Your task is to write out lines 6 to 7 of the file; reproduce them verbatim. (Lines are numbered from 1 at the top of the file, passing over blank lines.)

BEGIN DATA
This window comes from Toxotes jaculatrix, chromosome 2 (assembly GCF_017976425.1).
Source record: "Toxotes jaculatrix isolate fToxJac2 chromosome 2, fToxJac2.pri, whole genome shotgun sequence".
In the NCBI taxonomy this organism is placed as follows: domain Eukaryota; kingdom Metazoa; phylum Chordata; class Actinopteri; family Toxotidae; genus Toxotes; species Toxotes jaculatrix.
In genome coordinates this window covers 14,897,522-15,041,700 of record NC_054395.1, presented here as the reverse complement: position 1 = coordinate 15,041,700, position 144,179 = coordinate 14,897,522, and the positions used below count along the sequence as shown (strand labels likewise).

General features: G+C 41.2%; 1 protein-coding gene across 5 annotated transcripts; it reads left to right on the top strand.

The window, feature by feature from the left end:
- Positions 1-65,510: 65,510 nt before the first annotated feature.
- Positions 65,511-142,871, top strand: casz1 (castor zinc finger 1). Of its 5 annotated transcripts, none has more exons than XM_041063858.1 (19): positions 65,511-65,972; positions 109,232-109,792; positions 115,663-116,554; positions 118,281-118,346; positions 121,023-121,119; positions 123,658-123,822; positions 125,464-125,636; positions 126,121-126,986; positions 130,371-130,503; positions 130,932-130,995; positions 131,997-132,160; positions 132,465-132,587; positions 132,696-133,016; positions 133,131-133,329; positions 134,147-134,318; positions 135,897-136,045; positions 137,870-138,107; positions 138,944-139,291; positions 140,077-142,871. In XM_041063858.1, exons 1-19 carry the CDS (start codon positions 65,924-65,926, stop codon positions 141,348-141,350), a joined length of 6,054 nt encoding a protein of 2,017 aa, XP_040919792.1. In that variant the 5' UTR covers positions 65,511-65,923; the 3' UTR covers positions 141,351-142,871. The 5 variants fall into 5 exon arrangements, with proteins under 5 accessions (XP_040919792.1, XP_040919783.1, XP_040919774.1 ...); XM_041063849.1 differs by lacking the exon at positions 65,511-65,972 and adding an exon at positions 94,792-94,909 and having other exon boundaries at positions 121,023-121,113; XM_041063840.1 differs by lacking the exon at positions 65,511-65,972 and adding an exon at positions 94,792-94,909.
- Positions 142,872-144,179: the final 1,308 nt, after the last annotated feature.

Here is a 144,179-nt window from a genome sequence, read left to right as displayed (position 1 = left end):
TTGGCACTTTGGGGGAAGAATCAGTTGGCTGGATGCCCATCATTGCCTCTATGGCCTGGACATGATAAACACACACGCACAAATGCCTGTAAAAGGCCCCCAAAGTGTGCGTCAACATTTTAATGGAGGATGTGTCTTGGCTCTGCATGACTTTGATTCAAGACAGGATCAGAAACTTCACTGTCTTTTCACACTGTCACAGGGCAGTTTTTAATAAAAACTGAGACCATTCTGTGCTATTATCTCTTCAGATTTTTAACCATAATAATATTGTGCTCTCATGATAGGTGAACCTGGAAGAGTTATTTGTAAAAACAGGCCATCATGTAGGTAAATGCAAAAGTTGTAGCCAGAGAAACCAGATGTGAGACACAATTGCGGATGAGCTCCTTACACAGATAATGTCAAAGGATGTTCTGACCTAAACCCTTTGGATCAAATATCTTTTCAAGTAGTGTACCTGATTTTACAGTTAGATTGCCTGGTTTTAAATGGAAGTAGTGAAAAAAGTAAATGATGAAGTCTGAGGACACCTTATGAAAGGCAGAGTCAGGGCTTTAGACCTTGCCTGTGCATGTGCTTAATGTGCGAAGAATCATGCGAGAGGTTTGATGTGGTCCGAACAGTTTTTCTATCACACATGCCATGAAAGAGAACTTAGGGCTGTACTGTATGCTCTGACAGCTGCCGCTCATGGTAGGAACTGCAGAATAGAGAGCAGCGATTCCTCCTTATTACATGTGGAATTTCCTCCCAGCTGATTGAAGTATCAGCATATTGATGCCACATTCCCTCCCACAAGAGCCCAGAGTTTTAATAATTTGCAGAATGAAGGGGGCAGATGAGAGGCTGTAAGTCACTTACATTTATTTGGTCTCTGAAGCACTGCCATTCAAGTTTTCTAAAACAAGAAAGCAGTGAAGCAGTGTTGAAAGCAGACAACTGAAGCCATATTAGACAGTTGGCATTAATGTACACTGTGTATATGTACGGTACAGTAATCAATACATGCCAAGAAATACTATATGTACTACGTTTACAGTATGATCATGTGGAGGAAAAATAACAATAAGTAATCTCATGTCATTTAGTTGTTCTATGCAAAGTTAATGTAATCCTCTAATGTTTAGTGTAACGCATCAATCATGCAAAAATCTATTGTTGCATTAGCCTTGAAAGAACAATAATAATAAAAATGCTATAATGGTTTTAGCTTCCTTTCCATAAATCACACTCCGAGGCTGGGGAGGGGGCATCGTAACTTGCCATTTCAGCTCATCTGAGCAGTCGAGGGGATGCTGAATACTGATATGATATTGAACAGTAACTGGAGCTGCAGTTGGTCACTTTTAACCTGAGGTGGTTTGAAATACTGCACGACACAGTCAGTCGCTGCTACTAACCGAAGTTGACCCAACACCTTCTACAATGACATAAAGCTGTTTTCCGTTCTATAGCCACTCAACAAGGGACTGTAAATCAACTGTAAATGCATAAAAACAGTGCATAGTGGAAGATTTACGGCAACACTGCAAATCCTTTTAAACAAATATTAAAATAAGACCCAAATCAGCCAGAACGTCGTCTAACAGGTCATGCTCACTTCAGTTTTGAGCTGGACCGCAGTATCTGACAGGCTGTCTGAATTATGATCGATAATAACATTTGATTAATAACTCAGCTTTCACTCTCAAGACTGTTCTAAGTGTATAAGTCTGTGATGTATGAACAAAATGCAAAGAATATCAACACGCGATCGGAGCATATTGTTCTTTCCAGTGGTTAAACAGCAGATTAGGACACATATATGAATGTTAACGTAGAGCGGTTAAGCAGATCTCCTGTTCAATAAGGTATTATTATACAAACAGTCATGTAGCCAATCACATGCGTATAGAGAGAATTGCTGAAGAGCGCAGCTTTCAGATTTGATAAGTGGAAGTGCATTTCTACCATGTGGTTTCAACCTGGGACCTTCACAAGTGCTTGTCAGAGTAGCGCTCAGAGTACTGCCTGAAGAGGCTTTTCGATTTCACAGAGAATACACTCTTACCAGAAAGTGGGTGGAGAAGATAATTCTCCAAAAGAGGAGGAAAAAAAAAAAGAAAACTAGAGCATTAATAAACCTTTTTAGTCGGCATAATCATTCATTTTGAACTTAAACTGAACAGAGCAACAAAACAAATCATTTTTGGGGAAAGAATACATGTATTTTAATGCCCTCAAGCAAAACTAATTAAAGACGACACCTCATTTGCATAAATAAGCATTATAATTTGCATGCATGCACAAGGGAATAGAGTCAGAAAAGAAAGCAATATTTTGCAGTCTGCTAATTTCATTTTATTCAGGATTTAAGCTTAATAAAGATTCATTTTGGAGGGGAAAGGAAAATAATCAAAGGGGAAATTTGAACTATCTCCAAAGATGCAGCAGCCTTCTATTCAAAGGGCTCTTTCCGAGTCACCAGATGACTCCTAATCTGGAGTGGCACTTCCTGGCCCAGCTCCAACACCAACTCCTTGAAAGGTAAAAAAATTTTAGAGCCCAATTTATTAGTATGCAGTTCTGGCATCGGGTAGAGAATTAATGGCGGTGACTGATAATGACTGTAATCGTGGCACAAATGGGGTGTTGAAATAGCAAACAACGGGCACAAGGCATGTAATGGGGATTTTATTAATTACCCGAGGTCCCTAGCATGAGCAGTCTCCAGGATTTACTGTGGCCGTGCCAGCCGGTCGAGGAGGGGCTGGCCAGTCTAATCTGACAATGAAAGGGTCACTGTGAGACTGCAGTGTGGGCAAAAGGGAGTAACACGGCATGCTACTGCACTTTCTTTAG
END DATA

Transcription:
The window, feature by feature from the left end:
- Positions 1-65,510: 65,510 nt before the first annotated feature.